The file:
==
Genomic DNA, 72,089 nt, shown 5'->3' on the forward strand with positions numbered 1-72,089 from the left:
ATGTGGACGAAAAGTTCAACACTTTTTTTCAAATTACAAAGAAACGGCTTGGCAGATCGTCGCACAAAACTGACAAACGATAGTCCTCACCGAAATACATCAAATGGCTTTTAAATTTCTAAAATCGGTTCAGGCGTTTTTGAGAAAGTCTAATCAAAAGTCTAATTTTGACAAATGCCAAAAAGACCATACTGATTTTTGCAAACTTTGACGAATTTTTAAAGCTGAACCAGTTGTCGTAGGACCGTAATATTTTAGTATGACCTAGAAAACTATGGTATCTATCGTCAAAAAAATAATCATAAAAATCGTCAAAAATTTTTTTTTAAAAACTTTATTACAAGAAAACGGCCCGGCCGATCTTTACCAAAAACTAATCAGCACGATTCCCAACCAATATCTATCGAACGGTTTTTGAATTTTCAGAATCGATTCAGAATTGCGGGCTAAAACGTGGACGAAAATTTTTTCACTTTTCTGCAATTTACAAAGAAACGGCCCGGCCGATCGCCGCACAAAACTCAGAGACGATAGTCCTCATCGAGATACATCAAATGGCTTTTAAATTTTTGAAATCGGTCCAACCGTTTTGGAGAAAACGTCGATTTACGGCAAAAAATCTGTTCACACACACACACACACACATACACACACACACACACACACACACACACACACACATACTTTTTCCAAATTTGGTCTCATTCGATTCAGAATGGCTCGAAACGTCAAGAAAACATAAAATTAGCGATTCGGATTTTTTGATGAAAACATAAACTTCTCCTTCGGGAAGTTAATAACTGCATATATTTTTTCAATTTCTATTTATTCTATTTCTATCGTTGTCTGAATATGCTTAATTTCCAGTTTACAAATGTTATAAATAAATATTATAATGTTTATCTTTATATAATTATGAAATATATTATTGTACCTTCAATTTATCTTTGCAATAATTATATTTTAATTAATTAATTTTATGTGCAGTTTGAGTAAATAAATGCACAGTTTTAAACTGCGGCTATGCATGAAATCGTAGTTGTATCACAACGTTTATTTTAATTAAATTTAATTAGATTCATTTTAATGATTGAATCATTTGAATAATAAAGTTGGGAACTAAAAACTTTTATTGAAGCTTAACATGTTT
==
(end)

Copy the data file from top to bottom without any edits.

Genomic DNA, 72,089 nt, shown 5'->3' on the forward strand with positions numbered 1-72,089 from the left:
ATGTGGACGAAAAGTTCAACACTTTTTTTCAAATTACAAAGAAACGGCTTGGCAGATCGTCGCACAAAACTGACAAACGATAGTCCTCACCGAAATACATCAAATGGCTTTTAAATTTCTAAAATCGGTTCAGGCGTTTTTGAGAAAGTCTAATCAAAAGTCTAATTTTGACAAATGCCAAAAAGACCATACTGATTTTTGCAAACTTTGACGAATTTTTAAAGCTGAACCAGTTGTCGTAGGACCGTAATATTTTAGTATGACCTAGAAAACTATGGTATCTATCGTCAAAAAAATAATCATAAAAATCGTCAAAAATTTTTTTTTAAAAACTTTATTACAAGAAAACGGCCCGGCCGATCTTTACCAAAAACTAATCAGCACGATTCCCAACCAATATCTATCGAACGGTTTTTGAATTTTCAGAATCGATTCAGAATTGCGGGCTAAAACGTGGACGAAAATTTTTTCACTTTTCTGCAATTTACAAAGAAACGGCCCGGCCGATCGCCGCACAAAACTCAGAGACGATAGTCCTCATCGAGATACATCAAATGGCTTTTAAATTTTTGAAATCGGTCCAACCGTTTTGGAGAAAACGTCGATTTACGGCAAAAAATCTGTTCACACACACACACACACACATACACACACACACACACACACACACACACACACACATACTTTTTCCAAATTTGGTCTCATTCGATTCAGAATGGCTCGAAACGTCAAGAAAACATAAAATTAGCGATTCGGATTTTTTGATGAAAACATAAACTTCTCCTTCGGGAAGTTAATAACTGCATATATTTTTTCAATTTCTATTTATTCTATTTCTATCGTTGTCTGAATATGCTTAATTTCCAGTTTACAAATGTTATAAATAAATATTATAATGTTTATCTTTATATAATTATGAAATATATTATTGTACCTTCAATTTATCTTTGCAATAATTATATTTTAATTAATTAATTTTATGTGCAGTTTGAGTAAATAAATGCACAGTTTTAAACTGCGGCTATGCATGAAATCGTAGTTGTATCACAACGTTTATTTTAATTAAATTTAATTAGATTCATTTTAATGATTGAATCATTTGAATAATAAAGTTGGGAACTAAAAACTTTTATTGAAGCTTAACATGTTT